Not that spring is evident today. We're having a full-scale, impudent, and aggravating March snow storm here in Chicago. All right, it's pretty. The fluffy sort of snow, clinging creamily to tree branches and all the cables and wires that make things such as this blog possible. But we were so much happier to see crocuses and robins.
The stubborn hold of winter does not impede the blossoming of books. April, May, and June will bring many works of tremendous insight and beauty our way. And this month has delivered the third annual Orion Book Award.
I had an excellent time serving as judge along with Roger D. Hodge, editor for Harper's magazine; Scott Russell Sanders, the author, most recently, of A Conservationist Manifesto, Susan Straight, whose novel Highwire Moon is always playing somewhere in my mind, and H. Emerson Blake, Orion magazine editor-in-chief.
Here's the deal: The Orion Book Award was founded in 2007 to recognize books that deepen our connection to the natural world, present new ideas about our relationship with nature, and achieve excellence in writing. It is made possible in part by a grant from the Geraldine R. Dodge Foundation.
Here are the finalists:
• Trespass, Amy Irvine (North Point Press)
• The Wild Places, Robert Macfarlane (Penguin Books)
• The Bridge at the End of the World, James Gustave Speth (Yale University Press)
• Inventing Niagara, Ginger Strand (Simon & Schuster)
• Finding Beauty in a Broken World, Terry Tempest Williams (Pantheon Books)
And the winner is Amy Irvine's Trespass. A book I raved about in the Chicago Tribune, nearly a year ago:
Memoir of sadness
A wilderness activist mourns the damage to Utah's desert landscape and her own personal tragedies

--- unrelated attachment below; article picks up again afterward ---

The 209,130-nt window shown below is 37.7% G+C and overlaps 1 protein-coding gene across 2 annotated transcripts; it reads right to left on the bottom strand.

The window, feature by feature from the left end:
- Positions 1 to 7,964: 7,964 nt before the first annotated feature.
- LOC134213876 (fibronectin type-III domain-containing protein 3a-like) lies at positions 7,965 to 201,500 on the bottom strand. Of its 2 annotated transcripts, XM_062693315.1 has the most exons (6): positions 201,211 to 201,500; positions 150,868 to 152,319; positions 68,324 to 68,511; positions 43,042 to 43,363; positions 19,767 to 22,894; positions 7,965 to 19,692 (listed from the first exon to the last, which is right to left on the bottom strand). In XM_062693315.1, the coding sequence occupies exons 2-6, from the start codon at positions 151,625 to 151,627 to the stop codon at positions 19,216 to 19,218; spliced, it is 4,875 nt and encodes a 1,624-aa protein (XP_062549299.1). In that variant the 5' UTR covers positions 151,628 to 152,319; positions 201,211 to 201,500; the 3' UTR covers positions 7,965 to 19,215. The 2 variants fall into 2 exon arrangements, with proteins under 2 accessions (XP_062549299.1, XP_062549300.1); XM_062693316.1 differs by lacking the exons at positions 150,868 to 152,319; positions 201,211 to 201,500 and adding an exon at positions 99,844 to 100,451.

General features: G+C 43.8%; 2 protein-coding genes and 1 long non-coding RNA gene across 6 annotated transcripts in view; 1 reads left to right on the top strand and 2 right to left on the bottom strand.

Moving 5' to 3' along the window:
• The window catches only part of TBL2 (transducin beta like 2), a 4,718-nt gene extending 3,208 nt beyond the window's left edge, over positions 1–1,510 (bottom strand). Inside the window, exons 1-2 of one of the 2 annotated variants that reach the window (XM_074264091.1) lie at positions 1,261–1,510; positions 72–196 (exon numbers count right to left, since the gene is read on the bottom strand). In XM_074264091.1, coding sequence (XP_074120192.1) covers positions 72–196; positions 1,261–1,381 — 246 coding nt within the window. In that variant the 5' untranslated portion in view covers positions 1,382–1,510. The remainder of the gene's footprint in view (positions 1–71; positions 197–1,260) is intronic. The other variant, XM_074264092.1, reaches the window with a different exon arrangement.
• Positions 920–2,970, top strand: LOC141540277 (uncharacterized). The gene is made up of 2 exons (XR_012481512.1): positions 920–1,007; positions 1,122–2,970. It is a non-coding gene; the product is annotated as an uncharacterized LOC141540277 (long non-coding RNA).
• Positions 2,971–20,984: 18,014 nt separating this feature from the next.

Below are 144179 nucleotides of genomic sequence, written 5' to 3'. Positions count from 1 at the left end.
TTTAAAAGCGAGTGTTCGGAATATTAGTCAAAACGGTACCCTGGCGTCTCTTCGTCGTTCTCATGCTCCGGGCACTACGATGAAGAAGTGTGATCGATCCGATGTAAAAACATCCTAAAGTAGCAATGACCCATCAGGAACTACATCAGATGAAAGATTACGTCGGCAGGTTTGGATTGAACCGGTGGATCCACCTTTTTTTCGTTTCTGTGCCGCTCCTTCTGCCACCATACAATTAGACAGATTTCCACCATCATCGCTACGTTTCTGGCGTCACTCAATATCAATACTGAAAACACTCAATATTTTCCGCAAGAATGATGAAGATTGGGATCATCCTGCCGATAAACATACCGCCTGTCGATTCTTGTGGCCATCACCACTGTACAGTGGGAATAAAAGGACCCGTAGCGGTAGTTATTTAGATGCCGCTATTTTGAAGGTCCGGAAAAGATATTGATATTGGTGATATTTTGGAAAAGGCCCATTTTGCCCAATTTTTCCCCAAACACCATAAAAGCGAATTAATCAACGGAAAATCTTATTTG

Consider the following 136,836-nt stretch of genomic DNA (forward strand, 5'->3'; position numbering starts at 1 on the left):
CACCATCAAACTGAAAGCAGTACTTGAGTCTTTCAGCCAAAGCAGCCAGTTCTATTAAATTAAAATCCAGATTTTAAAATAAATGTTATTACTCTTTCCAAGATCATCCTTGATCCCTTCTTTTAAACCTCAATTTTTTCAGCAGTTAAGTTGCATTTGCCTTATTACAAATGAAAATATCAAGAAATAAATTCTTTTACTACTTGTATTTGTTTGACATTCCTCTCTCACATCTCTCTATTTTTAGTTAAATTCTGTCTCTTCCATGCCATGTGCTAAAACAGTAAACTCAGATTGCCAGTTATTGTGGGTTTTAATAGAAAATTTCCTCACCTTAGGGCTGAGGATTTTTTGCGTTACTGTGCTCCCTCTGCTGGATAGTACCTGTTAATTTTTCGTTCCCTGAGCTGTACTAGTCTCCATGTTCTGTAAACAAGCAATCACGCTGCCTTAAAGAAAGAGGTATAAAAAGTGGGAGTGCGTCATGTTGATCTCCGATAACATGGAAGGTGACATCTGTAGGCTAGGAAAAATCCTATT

By Donna Seaman
February 23, 2008
Trespass: Living at the Edge of the Promised Land
By Amy Irvine
North Point/Farrar, Straus and Giroux, 363 pages, $25
Amy Irvine's family tree reaches back to one of the original Mormon saints, but it also bears the sharp, sometimes bitter fruit of nonconformists. Her paternal grandmother, Ada, was an atheist and an artist enthralled by the dramatic beauty of southern Utah's red-rock desert. Irvine's father had the pedigree and demeanor of a good Mormon, but he could not abide the strictures of Salt Lake City life and took off hunting every chance he got. Add to that his alcoholism in an aggressively teetotaling world, and you get a sense of the misery that induced him to turn his gun on himself. As Irvine tries to come to terms with her father's death, she ponders her inherited apostate and "peripatetic ways."
A loner and wanderer who yearns for acceptance, Irvine explores the red-rock canyons, observing that "the mark of the ancients is everywhere," even though pueblo ruins have long been stripped of every artifact, with the exception of rock art visible only in certain slants of light. As she tries to imagine the lives of the hunter-gatherers who once lived in this arid, sculptured place, she braids together threads of Mormon history, her own family's stories and her quest for illumination, creating a singularly elegiac and astringent memoir of dissent.
Not long after her father's death, Irvine is working for the Southern Utah Wilderness Alliance and madly in love with Herb McHarg, a longhaired, Catholic, wilderness-defending attorney. She tries to fit into her small, high-desert town near a Superfund site, even though her neighbors' pickup trucks sport "a window sticker displaying the cartoon character Calvin, pants down. He is urinating on the acronym" of the wilderness alliance.